YOU MUST BE A PERMANENT RESIDENT OF THE COUNTY OR CITY IN WHICH YOU ARE APPLYING FOR A CCW PERMIT. SECOND-HOMEOWNERS ARE GENERALLY TURNED DOWN BY THE AGENCY IN WHICH YOUR SECOND-HOME, TIME-SHARE, OR VACATION PROPERTY IS LOCATED. AGENCIES BASE THEIR DETERMINATION OF RESIDENCY ON YOUR POSSESSION OF A VALID DRIVER'S LICENSE OR OTHER ACCEPTED IDENTIFICATION, SHOWING YOUR ADDRESS IN THE COUNTY OR CITY. OTHER CRITERIA MAY INCLUDE BEING REGISTERED TO VOTE IN THAT COUNTY OR CITY, AND/OR POSSESSION OF UTILITY OR TAX BILLS FOR YOUR RESIDENCE.
THE TRUCKEE POLICE DEPARTMENT IS NO LONGER HANDLING CCW APPLICATIONS. APPLICANTS RESIDING IN THE TOWN OF TRUCKEE SHOULD NOW APPLY WITH NEVADA COUNTY.
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California CCW Handbook is bigger, better, and bolder in its new Second Edition. Get real-world information on concealed carry, from the permit process, to shooting fundamentals, self-defense techniques, laws, and liability issues. Packed with practical carry facts that all CCW applicants will find indispensable. Don't be a victim. Get your copy today.
A CCW class should be more than just buying a paper certificate. It should be fun and challenging, but most of all, it should leave you better prepared to handle a life-threatening emergency. Our classes give you information that just may save your life. The State requires CCW classes, so make your class count. Sierra CCW, Truckee, CA.
Which is the Best CCW Gun? (This is the text of the short video, above.)
As a CCW instructor, the question I most often hear among applicants for original-issue CCW permits, is “what gun should I buy?” Magazine editors, other instructors, and a multitude of websites all chime in on this issue, and they all seem to have their favorite CCW guns, but I approach this from a purely practical standpoint. You see, if you are like most CCW permit holders, you are not an expert marksman, pistol competitor, or rangemaster. In other words, you probably won’t be out at the range practicing every day.
CCW permit holders carry semiautomatics or revolvers. Semi-autos are sexy, they can carry more ammo, they can be very accurate, and you might even be able to squeeze the trigger faster than on a double action revolver, but that doesn’t necessarily make them the best choice for everyone, and for several important reasons.
In a real-world life or death situation, where a bad guy is about to kill you, and you have no other option but to draw and shoot, several things will happen very quickly. First, because of adrenaline, you will likely experience physiological changes to your body that you can’t control, like shaking hands, or loss of fine motor skills. You may have only a few seconds to identify the threat, decide on a course of action, draw your firearm, aim, and squeeze off a round or two.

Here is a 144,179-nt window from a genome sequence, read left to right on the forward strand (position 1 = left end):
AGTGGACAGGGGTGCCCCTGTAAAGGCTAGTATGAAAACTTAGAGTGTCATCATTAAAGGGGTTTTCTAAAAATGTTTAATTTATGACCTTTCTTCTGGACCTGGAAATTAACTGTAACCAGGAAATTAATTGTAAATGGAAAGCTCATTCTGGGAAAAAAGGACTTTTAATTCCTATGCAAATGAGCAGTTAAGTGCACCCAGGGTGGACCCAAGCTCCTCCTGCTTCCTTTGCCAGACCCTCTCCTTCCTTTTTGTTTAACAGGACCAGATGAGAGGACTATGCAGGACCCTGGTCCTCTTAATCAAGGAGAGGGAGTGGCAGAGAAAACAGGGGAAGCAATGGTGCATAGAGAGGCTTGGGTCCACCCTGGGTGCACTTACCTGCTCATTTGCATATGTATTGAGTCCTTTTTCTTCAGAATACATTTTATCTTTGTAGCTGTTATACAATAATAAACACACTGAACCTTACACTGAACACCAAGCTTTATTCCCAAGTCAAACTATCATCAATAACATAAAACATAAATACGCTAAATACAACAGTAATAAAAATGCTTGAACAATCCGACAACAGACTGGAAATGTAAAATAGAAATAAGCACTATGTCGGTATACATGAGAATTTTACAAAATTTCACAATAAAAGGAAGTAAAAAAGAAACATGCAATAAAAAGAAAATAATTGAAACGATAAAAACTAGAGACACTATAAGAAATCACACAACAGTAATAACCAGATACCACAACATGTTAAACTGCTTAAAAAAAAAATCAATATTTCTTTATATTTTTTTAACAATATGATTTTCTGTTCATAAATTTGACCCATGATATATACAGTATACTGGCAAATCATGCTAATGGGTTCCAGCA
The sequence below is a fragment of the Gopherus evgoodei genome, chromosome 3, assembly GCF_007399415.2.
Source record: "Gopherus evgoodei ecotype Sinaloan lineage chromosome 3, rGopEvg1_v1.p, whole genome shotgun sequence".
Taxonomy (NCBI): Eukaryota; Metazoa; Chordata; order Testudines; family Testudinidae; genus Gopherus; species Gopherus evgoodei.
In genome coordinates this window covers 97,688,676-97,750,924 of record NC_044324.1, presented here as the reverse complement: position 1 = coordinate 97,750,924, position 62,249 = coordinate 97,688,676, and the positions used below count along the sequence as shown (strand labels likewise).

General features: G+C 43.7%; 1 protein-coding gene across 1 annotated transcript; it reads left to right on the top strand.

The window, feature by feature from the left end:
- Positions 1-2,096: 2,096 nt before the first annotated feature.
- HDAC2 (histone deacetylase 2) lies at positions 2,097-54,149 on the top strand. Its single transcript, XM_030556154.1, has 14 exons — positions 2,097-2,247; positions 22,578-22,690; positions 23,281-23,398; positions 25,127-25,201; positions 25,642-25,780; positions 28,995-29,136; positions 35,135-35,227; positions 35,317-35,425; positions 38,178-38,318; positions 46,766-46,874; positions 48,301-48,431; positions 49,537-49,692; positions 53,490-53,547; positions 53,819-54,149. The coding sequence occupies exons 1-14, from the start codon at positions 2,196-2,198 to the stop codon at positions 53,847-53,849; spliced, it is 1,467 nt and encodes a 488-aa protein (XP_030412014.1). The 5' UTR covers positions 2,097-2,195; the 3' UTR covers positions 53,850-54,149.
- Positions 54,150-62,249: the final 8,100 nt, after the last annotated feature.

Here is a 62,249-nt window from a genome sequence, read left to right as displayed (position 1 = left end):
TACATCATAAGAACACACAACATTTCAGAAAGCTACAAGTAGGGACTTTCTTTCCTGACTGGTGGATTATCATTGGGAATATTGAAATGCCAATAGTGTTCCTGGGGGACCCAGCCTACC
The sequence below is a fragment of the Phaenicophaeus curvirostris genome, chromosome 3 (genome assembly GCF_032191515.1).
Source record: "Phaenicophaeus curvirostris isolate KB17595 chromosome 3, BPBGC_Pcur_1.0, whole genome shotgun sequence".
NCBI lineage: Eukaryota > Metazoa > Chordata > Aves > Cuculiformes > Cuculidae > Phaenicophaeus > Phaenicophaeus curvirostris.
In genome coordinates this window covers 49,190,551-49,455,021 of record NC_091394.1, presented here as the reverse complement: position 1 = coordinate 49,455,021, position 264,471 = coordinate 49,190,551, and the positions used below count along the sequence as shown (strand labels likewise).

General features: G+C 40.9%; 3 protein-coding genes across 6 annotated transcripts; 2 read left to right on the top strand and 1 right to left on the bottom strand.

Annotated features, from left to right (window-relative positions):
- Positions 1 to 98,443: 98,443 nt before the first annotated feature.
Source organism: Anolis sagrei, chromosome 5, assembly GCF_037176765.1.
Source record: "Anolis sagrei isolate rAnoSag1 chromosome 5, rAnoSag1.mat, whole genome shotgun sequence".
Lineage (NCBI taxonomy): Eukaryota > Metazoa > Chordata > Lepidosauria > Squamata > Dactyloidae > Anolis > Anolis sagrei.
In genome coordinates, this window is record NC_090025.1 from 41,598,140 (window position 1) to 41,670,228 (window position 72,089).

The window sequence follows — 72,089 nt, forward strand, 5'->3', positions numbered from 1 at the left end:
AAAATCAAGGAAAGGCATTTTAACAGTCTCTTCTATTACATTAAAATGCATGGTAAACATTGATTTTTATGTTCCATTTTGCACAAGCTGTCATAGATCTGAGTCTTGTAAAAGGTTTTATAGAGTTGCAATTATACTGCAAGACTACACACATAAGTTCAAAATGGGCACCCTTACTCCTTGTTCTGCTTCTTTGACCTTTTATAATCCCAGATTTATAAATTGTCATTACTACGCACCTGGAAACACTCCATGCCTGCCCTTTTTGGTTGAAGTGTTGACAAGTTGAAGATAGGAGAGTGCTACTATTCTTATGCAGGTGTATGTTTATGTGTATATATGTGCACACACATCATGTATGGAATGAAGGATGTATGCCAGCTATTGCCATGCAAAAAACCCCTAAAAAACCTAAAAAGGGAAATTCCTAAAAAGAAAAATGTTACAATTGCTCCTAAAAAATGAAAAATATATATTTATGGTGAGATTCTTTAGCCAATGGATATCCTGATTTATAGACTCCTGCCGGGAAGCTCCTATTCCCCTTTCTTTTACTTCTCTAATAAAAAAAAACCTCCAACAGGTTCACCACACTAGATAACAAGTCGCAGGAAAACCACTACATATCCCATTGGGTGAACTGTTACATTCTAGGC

Now, all that extra ammo in a semi-auto is great, but it’s most likely that the threat will end with only one or two shots. And in a crisis situation there won’t be time to remember if a round has already been chambered, or if the safety is on or off, if your semi-auto has a safety. And semi autos can be finicky. They almost all require a rock solid grip to insure the next round gets chambered properly. A limp wrist or bent arm may result in a stovepipe malfunction once the first shot has been fired. Can you clear a stovepipe malfunction while a bad guy is about to split you in two with a hatchet?
Because of that adrenaline that I talked about earlier, and because the assailant may be too close for the CCW holder to fully extend his arms to shoot, or to develop that necessary solid platform, a stovepipe, failure to feed, or other malfunction is a real possibility.
And then there is ammo. Now, I love my 1911 style semi-auto, but it does not love every kind of ammo I put in it, especially defense loads. Some semi-autos may not reliably feed hollow-nose or other defense-type rounds. For this reason it’s a good idea to test every type of ammo to be used in a semi-auto before it is carried on the street.
On the other hand, every well-made revolver will pretty much always go bang when the trigger is pulled. Even when limp-wristed or held improperly, a revolver will fire. I know, it’s old-school, but on a revolver there is no safety to worry about, and those common malfunctions of semi-autos don’t happen with revolvers. Yes, you might be limited to five or six rounds, but in most situations, that’s plenty.
Short-barreled revolvers are not known for their accuracy, but self-defense situations are mostly close-quarters affairs. And if you want better accuracy, look for a revolver with a longer barrel, like 3 inches, or one with an exposed hammer. That will let you shoot single action, with a very short trigger pull.
Well, there’s a lot more to choosing a firearm for concealed carry than I included in this short video. In my class, we’ll go into greater detail about choosing firearms, calibers, ammo types, holsters, and even clothing. The class offers a ton of information that can help stack the odds in your favor in the event of a life or death situation.
So learn what you need to protect yourself and your family. And I’ll see you in class.